Sydney Scott, a freshman at Southeastern Louisiana University, continues her series on her life and times as a college student. View college life through her eyes and learn alongside her as she journeys to her future career. Share with the students in your life - this post is great for everyone.
We’ve talked a lot in the past few months about all the challenges you may face while transitioning from high school to college – getting a job, moving out, maintaining grades, and more. It can be overwhelming at times. One challenge that all of us seem to run into at one point is wanting (but not knowing how) to be taken seriously as an adult. Whether you’re looking to gain respect from your peers, teachers, or maybe even the people you work with, it all starts with great leadership.
Perhaps, you are thinking, Leadership? I’m in college, not a CEO with a corner office (yet!). And I get that – many people associate leadership with being the boss. Leadership is less about being in control of others, and more about being someone others respect and trust, which is why I believe that anyone can be a great leader.
As always, big concepts like this are much easier to tackle when you break them down into smaller pieces. Here are eight bite-sized ways you can work towards becoming a great leader, even as a young person.
Know thyself (and then be confident about it).
Let’s start with the most challenging one, shall we? Most people identify “knowing yourself” as knowing your favorite color, your zodiac sign (what’s up, fellow Aries babies?!) or the way you like your coffee (iced, and so much caramel that it hardly tastes like coffee, please). Instead, try thinking about knowing yourself in terms of branding. When you think of Nike and Adidas, what separates them from each other? What do each of the brands lack, and what do they get right?
Now take those same tactics and assess yourself: What separates you from others? What are you really passionate about? What are your goals? What’s one thing you are really, really confident in? At first, you may not have answers to all of these questions, but that’s the point. Do some reflection and figure out what you want and what you bring to the table. There’s no one else like you in the whole world, so what makes you tick? What are your values what are the experiences that shaped who you are? Once you identify what’s important to you, you can use those things to set yourself apart from the crowd.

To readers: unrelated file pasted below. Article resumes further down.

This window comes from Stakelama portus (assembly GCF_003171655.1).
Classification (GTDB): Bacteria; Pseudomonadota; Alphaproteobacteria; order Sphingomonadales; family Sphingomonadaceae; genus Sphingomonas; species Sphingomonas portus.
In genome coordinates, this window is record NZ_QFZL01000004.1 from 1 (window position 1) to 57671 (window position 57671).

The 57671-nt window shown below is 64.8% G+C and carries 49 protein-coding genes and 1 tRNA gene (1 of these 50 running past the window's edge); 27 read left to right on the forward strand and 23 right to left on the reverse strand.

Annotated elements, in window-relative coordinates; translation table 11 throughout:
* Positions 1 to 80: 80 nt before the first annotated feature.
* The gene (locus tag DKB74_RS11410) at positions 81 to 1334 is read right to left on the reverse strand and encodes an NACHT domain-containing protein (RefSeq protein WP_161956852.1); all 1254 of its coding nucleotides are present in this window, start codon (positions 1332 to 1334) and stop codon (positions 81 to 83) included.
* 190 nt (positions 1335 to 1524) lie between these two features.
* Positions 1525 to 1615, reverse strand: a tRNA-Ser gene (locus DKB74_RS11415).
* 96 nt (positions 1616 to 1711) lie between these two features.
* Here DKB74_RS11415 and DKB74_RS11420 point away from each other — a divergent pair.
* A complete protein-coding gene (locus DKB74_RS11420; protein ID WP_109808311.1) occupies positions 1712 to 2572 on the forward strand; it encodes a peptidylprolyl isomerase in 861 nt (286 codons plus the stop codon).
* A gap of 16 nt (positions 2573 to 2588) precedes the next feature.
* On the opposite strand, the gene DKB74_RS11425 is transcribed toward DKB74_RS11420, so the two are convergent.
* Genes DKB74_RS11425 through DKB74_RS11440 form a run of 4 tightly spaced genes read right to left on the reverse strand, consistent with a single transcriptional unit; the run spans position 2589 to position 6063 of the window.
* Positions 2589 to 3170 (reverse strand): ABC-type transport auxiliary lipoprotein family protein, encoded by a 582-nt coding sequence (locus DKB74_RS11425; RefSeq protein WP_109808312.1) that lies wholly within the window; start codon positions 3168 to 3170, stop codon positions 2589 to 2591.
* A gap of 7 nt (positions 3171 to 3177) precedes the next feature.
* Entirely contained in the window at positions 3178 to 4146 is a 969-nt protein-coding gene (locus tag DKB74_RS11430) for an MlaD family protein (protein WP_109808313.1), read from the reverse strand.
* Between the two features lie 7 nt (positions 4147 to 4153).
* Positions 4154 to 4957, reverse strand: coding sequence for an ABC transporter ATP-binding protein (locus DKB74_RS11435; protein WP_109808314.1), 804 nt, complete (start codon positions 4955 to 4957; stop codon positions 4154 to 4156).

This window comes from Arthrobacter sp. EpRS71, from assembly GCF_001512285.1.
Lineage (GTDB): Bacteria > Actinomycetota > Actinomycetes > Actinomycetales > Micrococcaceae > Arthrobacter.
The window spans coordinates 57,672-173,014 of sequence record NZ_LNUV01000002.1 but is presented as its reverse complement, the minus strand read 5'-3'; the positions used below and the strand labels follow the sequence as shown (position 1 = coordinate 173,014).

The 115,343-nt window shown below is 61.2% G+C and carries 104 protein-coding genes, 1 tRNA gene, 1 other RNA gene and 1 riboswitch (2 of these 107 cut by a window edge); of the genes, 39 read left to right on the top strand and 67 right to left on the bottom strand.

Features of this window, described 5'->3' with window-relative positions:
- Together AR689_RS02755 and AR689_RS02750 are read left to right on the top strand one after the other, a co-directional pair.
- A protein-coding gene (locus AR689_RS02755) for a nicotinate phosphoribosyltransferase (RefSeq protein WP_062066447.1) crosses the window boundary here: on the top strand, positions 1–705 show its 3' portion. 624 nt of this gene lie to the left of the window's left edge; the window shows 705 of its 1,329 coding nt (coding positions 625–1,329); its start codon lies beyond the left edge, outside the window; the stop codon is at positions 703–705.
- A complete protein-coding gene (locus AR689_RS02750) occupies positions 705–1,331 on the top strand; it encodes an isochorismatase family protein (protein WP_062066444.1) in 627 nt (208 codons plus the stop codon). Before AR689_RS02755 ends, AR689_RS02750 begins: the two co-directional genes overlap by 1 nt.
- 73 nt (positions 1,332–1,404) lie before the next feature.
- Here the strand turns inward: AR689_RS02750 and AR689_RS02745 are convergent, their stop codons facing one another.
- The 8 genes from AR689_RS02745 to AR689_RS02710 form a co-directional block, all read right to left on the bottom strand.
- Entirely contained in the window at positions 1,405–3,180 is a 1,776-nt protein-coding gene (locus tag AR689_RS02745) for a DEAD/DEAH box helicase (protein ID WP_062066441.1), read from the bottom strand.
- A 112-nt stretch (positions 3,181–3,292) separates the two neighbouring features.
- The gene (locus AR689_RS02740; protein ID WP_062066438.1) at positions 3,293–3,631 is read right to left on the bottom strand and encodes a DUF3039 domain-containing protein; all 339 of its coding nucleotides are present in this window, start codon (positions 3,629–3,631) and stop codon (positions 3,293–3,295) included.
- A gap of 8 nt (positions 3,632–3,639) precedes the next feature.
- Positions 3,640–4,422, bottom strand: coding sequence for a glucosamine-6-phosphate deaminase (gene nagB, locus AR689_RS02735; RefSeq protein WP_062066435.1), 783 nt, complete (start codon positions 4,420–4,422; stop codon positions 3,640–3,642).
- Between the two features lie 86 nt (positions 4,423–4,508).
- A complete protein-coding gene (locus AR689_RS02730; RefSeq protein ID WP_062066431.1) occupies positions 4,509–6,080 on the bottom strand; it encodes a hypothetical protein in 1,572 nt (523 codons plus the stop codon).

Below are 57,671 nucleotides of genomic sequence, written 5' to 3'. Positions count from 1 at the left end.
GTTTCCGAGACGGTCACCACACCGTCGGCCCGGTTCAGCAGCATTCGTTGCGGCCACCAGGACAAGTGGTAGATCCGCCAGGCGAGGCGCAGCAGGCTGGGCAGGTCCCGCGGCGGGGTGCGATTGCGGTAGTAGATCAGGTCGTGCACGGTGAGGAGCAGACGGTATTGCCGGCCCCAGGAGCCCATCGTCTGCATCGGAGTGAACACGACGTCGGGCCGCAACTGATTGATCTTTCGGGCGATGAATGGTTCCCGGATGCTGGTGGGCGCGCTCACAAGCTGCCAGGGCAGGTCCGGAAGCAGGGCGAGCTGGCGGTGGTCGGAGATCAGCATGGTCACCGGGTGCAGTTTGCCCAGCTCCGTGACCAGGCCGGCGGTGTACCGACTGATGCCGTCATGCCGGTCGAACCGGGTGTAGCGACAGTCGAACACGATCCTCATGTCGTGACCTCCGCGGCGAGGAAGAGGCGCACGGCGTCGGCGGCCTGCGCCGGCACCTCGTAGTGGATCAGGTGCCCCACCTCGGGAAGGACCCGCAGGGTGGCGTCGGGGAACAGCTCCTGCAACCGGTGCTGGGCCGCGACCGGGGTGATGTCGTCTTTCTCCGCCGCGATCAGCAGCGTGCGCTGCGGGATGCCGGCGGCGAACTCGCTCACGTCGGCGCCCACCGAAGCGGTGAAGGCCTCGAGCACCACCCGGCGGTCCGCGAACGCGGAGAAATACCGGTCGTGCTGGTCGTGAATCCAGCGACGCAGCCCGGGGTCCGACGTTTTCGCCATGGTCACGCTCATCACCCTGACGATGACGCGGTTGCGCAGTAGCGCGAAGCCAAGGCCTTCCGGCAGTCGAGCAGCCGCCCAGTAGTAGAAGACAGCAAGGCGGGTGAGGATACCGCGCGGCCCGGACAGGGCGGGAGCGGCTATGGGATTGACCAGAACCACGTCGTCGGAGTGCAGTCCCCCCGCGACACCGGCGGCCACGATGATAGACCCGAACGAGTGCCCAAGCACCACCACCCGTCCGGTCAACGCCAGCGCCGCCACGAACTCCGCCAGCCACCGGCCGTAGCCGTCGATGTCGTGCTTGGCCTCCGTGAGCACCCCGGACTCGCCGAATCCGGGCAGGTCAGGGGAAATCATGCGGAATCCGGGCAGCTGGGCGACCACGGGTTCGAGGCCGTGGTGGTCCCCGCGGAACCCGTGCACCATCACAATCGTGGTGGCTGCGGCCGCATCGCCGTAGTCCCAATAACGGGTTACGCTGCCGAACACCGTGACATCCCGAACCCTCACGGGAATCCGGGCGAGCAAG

Set and guard your boundaries.
Ever had a boss ask you to work an extra shift that you really just couldn’t swing, but you said “yes” anyway? Or maybe you hate going out, but for some reason you have a hard time turning down offers from friends. If you relate, this one’s for you.
Having and sticking to boundaries has always been a tough one for me because I hate saying “no.” While I’m definitely not a pushover, I always struggle with finding where I draw my lines. Of course, knowing where your boundaries lie is a matter of knowing yourself. The more comfortable you become in your identity, the more comfortable you’ll with knowing when to say no. Good leaders know where their boundaries lie, and they don’t easily surrender them.
Gain trust by being honest and authentic.
Ah, finally, an easy one! Once again, this ties into knowing yourself and your boundaries. You may believe that boundaries are typically established with those you don’t know well, but I think it’s quite the opposite. Boundaries are something all healthy relationships require because they help us prioritize.